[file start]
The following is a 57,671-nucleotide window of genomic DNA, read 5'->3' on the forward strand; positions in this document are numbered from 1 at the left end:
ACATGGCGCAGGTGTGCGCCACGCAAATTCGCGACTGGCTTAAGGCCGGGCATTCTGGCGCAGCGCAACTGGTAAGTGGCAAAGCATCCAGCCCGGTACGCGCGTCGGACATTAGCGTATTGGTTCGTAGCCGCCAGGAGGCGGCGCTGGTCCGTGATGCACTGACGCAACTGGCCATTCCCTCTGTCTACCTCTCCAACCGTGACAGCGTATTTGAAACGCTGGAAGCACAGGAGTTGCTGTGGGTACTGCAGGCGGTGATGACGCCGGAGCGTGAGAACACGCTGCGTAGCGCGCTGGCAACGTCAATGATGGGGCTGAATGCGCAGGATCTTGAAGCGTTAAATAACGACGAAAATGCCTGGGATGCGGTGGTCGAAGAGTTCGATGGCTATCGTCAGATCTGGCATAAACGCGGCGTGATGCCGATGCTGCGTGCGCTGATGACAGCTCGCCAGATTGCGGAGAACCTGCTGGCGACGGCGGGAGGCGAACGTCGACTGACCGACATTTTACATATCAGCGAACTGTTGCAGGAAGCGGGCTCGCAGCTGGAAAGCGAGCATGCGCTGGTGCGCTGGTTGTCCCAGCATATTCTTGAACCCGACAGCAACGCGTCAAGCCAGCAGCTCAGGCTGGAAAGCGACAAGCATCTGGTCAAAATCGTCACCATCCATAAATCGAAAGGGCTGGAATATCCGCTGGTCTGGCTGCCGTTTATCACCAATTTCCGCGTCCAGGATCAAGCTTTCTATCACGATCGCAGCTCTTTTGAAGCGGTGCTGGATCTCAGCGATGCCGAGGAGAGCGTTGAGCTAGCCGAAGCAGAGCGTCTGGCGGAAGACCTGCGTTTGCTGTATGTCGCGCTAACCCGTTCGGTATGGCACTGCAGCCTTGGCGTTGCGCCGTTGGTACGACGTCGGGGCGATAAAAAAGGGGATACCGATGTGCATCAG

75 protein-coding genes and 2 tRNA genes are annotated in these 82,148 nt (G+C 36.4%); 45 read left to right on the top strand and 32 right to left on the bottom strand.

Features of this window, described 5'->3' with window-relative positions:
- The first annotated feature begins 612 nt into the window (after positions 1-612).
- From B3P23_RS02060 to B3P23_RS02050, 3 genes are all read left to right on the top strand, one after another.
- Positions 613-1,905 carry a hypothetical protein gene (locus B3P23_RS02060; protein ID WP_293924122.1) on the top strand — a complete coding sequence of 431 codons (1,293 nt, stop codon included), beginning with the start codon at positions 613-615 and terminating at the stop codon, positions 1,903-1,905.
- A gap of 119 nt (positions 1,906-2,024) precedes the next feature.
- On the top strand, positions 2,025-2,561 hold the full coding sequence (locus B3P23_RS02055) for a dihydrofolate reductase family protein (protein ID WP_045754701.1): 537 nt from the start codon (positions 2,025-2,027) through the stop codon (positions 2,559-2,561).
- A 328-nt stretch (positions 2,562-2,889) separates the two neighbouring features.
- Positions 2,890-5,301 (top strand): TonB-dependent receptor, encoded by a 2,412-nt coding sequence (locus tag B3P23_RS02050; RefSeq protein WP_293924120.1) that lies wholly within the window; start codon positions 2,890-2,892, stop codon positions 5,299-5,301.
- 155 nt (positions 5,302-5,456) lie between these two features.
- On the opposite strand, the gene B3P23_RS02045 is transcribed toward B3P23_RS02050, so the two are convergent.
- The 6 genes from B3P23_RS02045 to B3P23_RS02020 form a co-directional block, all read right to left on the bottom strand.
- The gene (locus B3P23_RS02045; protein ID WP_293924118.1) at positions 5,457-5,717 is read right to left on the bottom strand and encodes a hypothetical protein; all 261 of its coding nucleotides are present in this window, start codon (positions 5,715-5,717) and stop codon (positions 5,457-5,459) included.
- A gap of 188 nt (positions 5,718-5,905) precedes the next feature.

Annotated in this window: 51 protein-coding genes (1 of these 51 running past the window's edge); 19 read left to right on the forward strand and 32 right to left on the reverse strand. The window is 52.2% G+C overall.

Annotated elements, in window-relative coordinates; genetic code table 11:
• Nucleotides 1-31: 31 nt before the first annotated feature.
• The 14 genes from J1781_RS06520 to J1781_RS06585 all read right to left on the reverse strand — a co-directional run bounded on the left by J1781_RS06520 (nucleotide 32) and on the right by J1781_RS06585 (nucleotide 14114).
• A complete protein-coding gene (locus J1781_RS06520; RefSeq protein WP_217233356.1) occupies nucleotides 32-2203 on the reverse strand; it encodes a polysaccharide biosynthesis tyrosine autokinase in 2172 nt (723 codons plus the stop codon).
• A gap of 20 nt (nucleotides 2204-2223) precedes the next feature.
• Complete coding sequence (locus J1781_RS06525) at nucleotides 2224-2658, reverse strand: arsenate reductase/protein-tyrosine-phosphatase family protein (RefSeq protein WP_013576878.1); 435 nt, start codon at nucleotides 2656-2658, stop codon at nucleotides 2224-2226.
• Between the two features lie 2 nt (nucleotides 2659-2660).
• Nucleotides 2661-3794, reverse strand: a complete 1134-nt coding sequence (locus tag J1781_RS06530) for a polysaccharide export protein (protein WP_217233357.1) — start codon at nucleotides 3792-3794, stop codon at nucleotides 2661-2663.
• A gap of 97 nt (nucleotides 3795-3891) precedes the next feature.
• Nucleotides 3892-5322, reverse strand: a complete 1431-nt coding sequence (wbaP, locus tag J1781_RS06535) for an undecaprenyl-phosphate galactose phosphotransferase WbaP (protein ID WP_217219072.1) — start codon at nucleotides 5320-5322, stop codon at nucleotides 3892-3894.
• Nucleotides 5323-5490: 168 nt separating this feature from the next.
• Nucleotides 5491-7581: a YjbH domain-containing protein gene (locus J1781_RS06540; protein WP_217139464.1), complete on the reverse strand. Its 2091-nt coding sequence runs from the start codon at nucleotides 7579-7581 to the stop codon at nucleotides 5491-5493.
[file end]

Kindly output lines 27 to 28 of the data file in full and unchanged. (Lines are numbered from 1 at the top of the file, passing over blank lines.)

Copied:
• Nucleotides 3892-5322, reverse strand: a complete 1431-nt coding sequence (wbaP, locus tag J1781_RS06535) for an undecaprenyl-phosphate galactose phosphotransferase WbaP (protein ID WP_217219072.1) — start codon at nucleotides 5320-5322, stop codon at nucleotides 3892-3894.
• Nucleotides 5323-5490: 168 nt separating this feature from the next.